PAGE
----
Starring Aidan Quinn, it told of a solitary teacher's struggle to protect boys in a brutal Christian Brothers reform school in 1939.
The writer died just after midnight on Monday at his home in Cork with his fourth wife and agent, Mary Johnson, at his bedside.
Galvin's health had been in decline since he had a stroke in 2003, the year his best known work hit screens.
His third wife Diana, aged 84, who was cut out of the family inheritance after the pair eloped, paid tribute to him from her London home.
She said: "I am deeply sad that Paddy has died, although the last eight years were more than difficult for him because he could no longer write.
"We were together for 27 years: strange, volatile, entertaining and often profoundly happy years. He was marked by genius, and no genius is ever predictable.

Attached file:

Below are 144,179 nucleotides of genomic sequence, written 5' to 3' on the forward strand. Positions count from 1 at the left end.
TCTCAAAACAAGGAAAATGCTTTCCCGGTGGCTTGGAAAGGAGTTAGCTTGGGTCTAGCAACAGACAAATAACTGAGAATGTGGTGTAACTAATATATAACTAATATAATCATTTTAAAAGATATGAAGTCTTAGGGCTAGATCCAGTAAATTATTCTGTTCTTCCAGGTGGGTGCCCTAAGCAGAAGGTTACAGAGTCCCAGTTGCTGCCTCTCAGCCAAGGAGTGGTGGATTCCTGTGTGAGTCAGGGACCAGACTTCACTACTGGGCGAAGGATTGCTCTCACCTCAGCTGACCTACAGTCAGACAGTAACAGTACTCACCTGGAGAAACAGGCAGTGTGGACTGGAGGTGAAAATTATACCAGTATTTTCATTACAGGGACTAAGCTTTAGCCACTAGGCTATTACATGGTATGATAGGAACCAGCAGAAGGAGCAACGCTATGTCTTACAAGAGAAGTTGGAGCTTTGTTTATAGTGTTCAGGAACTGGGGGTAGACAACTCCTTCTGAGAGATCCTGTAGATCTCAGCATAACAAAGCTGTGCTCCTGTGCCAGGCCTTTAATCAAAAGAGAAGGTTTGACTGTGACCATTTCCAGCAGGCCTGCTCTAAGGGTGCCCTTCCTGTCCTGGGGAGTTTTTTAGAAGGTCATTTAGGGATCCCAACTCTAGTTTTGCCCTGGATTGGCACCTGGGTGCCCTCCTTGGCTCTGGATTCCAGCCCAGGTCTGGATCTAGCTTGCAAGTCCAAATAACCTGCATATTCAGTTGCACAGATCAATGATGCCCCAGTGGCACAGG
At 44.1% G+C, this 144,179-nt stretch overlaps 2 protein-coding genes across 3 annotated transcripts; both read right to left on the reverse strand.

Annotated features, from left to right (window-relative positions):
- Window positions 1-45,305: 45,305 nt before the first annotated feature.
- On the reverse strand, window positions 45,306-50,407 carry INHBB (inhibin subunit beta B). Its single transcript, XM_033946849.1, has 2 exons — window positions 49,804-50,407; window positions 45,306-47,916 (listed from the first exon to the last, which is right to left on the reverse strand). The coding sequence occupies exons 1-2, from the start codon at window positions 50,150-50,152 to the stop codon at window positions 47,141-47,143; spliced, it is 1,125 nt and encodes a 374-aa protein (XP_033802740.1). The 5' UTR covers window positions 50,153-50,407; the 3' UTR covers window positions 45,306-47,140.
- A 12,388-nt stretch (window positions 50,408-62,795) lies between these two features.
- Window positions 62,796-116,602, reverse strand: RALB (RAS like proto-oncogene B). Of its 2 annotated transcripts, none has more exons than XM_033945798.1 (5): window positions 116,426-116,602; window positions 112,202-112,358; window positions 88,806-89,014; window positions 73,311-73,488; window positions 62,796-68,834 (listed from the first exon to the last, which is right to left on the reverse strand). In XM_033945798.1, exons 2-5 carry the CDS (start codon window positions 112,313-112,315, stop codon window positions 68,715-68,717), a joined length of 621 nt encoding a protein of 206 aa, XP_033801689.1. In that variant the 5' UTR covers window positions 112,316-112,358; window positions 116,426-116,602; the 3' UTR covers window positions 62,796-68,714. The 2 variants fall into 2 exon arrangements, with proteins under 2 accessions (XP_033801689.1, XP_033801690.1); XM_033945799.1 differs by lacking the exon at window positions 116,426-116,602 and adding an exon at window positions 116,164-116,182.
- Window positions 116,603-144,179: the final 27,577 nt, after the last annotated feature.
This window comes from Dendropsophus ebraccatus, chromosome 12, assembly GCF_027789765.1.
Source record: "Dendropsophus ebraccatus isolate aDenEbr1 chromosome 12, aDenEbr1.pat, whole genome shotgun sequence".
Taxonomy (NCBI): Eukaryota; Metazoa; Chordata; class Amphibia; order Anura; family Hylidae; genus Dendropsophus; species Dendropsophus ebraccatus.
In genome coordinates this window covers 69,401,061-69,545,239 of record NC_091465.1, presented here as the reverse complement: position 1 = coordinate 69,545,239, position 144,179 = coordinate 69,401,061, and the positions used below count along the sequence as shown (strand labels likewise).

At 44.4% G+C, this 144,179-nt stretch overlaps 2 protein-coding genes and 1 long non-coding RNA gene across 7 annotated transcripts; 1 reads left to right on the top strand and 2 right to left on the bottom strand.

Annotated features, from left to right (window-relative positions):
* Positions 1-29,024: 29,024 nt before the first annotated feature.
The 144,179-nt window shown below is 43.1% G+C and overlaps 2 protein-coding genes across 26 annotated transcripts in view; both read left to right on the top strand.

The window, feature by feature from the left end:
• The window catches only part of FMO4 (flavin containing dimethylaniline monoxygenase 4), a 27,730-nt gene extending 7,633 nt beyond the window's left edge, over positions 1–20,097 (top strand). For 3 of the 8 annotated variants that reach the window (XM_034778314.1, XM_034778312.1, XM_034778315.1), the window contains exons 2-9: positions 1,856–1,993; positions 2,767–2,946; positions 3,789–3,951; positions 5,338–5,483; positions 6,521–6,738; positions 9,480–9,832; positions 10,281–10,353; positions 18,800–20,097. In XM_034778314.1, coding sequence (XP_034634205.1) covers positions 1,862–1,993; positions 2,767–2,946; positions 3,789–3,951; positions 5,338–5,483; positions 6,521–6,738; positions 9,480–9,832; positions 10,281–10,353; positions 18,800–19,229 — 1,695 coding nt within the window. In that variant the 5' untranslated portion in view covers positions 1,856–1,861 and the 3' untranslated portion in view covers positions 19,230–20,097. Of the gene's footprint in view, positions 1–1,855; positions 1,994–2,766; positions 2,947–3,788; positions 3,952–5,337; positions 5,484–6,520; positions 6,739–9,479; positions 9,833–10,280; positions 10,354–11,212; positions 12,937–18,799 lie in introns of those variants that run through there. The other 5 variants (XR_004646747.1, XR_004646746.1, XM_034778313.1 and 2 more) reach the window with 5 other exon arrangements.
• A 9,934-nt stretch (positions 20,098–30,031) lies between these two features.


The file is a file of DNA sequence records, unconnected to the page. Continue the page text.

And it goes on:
"Our parting and divorce in 1978 was fairly traumatic but thank God we were both able to rise above that and become friends again, which we remained until the end of his life."
Born into extreme poverty in 1927 in Margaret Street, a deprived area in the south side of Cork, he was educated at St Conleth's Industrial School, Daingean, Co Offaly.
The school was examined in the Ryan inquiry which, in 2009, exposed the decades-long physical, psychological and sexual abuse of children in state and church-run institutions. The violent and sadistic priests featured in the reformatory-inspired Galvin`s acclaimed memoir, The Raggy Boy Trilogy.
Other works include the poem The Mad Woman Of Cork which was recorded as a hit song, and stage plays such as The Last Burning in 1974, which explored the themes of witchcraft and ostracism, and Boy In The Smoke, screened by BBC Television in 1965.
Galvin spent many years living in England and joined the RAF in 1943, returning to Ireland in 1974 when he became Playwright in Residence at the Lyric Theatre, Belfast.
He will be cremated on Thursday in his native Cork.